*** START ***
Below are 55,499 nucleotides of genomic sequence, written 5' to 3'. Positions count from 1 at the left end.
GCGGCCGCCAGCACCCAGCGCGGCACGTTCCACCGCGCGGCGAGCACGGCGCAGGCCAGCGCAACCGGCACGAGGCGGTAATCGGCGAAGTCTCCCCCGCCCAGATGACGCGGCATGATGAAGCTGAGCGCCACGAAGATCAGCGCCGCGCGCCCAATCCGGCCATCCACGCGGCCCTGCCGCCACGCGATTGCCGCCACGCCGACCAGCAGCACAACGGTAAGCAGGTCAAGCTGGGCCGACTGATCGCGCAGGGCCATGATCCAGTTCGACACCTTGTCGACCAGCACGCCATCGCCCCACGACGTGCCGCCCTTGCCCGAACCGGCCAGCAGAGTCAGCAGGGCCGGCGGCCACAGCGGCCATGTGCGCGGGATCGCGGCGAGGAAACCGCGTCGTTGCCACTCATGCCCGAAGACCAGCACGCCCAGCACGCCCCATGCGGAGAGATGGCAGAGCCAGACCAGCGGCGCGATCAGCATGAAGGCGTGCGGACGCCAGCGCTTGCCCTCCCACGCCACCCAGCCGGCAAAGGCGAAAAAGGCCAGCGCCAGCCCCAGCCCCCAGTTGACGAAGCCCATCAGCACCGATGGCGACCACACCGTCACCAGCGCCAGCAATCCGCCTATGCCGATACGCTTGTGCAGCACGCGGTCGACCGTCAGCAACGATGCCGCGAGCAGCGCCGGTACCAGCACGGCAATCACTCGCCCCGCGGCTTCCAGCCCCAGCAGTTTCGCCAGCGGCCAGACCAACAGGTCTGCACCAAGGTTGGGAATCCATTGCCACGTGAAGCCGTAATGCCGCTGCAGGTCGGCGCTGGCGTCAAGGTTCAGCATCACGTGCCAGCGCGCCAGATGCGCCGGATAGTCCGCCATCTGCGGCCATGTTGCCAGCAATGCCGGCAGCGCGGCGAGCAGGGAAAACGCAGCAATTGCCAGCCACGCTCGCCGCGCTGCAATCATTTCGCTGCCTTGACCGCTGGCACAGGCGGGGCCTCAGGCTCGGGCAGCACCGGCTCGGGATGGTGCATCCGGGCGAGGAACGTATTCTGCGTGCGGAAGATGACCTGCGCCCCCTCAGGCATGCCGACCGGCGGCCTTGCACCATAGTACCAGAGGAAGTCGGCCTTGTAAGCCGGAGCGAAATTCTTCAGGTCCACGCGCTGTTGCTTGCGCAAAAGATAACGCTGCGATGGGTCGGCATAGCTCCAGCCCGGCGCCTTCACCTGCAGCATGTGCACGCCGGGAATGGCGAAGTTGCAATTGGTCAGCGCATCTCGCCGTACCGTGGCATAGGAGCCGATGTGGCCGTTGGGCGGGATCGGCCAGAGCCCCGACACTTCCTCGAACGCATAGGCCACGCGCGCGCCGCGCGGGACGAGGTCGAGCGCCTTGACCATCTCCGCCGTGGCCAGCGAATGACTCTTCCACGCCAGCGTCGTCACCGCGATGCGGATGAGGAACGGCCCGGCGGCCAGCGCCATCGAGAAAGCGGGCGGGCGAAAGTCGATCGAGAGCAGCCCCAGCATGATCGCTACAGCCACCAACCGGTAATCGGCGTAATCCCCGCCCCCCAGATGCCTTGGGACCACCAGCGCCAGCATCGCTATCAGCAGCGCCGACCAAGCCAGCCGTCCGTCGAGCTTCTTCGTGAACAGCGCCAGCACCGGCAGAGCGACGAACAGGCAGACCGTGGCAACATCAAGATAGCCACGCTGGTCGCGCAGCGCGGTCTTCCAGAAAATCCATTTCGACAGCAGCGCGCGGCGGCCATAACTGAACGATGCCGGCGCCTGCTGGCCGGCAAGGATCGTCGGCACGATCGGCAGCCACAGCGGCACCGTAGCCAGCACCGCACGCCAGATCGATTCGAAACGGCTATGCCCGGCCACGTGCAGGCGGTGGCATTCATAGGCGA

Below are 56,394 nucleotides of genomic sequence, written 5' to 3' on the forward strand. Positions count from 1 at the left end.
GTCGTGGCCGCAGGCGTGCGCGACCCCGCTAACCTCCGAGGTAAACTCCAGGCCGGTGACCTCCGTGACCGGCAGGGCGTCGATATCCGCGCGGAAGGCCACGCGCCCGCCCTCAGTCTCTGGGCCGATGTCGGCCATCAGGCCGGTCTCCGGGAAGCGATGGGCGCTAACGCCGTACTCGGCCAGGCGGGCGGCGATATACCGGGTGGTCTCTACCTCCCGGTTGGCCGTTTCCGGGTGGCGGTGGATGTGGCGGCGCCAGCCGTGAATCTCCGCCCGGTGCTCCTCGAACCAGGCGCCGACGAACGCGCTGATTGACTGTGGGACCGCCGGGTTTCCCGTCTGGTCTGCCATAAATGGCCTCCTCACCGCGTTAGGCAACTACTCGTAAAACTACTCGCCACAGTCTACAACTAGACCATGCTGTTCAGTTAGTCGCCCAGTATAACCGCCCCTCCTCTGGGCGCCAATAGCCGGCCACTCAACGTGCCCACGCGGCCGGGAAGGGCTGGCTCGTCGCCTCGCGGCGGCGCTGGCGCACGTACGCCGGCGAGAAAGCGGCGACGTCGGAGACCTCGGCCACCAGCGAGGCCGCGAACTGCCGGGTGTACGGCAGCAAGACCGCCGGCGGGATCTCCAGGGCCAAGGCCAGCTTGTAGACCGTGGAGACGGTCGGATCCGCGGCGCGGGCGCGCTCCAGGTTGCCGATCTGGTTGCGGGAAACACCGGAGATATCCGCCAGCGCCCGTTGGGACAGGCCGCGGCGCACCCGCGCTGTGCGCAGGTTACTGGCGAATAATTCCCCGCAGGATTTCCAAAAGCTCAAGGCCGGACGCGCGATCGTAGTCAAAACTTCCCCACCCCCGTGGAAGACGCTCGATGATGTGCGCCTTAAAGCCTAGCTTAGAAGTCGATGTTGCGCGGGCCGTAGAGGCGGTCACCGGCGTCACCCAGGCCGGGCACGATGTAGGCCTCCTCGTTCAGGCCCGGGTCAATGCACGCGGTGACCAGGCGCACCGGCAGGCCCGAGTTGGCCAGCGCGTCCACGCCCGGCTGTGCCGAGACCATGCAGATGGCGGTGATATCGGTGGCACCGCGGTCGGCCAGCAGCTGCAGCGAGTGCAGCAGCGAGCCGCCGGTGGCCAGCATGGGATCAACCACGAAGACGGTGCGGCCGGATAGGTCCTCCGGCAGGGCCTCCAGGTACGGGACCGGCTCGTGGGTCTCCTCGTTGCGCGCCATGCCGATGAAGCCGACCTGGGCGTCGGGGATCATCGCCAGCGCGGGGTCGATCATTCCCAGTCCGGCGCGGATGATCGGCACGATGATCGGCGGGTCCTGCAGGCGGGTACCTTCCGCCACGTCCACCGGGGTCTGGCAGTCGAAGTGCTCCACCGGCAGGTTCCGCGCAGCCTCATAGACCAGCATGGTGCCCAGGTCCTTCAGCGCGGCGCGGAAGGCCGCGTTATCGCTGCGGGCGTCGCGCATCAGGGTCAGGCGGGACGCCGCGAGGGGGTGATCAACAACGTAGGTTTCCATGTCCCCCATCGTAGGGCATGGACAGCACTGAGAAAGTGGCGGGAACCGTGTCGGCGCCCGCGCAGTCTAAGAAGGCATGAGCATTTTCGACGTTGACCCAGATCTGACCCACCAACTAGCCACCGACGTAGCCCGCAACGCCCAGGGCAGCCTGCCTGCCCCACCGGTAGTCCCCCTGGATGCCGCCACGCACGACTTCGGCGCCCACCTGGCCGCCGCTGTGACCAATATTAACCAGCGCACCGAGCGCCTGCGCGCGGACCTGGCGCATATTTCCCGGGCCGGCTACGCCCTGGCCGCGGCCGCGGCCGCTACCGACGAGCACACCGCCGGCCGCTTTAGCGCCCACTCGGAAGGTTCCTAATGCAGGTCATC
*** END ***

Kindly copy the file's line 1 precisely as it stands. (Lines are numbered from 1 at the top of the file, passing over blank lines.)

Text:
Below are 55,499 nucleotides of genomic sequence, written 5' to 3'. Positions count from 1 at the left end.